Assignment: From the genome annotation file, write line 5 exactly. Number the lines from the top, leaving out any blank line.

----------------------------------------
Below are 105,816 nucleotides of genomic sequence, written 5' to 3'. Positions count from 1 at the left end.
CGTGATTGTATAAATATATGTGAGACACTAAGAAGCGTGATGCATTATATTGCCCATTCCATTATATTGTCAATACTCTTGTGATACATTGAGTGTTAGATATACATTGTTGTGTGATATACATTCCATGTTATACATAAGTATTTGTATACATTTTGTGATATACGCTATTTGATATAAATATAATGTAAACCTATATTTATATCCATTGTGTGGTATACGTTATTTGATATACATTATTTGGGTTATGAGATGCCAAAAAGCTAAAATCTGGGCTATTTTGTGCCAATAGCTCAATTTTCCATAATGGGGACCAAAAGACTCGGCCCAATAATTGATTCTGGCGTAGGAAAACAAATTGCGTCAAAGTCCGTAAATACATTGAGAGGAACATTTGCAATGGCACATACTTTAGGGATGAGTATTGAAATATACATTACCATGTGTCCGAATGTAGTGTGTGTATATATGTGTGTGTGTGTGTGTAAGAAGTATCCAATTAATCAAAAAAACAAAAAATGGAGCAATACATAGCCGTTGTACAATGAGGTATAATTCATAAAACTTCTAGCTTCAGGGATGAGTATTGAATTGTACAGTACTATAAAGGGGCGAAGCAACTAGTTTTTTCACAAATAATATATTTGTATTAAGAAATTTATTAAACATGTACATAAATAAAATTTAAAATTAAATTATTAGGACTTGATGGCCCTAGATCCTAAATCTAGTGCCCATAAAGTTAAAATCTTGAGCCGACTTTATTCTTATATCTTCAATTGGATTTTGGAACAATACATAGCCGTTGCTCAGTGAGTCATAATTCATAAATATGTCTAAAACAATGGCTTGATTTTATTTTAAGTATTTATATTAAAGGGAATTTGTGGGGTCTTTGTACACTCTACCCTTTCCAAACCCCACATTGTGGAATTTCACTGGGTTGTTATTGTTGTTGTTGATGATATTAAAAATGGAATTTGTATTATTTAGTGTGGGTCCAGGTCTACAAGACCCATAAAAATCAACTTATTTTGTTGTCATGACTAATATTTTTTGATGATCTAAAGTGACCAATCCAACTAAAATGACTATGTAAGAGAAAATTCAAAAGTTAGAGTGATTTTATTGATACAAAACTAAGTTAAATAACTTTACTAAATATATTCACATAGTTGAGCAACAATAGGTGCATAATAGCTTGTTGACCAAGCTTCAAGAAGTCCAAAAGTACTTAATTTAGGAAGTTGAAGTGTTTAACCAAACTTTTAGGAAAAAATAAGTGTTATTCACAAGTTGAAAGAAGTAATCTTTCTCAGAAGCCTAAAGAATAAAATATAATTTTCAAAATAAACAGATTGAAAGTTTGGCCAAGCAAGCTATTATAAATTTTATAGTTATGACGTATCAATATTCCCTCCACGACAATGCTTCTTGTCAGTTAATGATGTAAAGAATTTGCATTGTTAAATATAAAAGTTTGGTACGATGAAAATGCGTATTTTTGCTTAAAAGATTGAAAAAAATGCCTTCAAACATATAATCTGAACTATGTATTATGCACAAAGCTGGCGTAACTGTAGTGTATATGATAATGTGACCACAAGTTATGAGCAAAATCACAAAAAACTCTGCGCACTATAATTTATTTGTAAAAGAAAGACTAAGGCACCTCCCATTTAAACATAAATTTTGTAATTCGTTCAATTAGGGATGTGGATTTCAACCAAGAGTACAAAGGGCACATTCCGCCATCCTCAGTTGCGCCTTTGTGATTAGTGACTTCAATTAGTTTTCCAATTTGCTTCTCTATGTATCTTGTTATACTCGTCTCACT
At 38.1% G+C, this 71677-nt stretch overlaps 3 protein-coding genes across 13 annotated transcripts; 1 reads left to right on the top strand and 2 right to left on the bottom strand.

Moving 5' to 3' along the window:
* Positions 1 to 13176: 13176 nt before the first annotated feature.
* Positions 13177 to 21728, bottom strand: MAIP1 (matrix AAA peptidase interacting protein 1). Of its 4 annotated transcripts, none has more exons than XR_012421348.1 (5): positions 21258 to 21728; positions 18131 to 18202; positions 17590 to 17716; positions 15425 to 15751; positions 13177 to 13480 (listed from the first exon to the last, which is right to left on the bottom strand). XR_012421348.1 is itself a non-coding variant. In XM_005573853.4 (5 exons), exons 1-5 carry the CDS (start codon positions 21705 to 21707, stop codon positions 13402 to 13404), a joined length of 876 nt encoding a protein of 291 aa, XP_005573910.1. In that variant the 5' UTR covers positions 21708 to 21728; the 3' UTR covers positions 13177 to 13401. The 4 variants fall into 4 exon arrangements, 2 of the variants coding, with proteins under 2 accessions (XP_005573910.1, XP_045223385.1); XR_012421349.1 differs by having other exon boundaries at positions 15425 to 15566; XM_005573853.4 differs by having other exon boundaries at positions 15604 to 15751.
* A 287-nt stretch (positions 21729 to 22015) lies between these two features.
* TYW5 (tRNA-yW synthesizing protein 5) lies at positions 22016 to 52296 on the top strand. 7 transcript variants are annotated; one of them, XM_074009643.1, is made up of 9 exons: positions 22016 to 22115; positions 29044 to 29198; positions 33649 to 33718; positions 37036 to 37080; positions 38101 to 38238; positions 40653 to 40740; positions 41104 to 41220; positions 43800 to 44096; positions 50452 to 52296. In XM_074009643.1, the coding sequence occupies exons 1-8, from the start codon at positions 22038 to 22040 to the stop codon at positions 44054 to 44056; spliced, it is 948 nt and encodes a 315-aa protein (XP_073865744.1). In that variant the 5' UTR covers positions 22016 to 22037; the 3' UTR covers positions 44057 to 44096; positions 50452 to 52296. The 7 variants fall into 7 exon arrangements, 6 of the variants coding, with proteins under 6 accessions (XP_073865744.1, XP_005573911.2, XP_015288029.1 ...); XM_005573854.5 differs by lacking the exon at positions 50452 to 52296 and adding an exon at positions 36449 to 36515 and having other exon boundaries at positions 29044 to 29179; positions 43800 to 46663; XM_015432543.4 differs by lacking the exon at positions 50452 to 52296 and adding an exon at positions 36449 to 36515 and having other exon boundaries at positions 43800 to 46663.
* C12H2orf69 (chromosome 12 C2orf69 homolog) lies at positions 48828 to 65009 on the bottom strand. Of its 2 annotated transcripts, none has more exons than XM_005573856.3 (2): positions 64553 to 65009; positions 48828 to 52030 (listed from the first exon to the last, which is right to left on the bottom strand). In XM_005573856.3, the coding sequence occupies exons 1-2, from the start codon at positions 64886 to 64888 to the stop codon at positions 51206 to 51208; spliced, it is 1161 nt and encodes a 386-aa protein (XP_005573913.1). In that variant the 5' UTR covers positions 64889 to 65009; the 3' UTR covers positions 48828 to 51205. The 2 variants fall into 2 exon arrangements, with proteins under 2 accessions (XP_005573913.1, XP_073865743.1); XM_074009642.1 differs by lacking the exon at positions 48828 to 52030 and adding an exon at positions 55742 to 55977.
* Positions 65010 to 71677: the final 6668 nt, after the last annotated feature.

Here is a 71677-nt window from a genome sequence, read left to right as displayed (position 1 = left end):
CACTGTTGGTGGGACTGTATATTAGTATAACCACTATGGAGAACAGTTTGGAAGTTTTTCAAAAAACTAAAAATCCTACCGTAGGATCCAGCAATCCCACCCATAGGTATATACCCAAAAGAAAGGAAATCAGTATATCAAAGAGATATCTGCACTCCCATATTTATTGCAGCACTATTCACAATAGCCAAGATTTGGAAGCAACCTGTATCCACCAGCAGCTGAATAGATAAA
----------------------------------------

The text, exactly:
* Positions 1 to 13176: 13176 nt before the first annotated feature.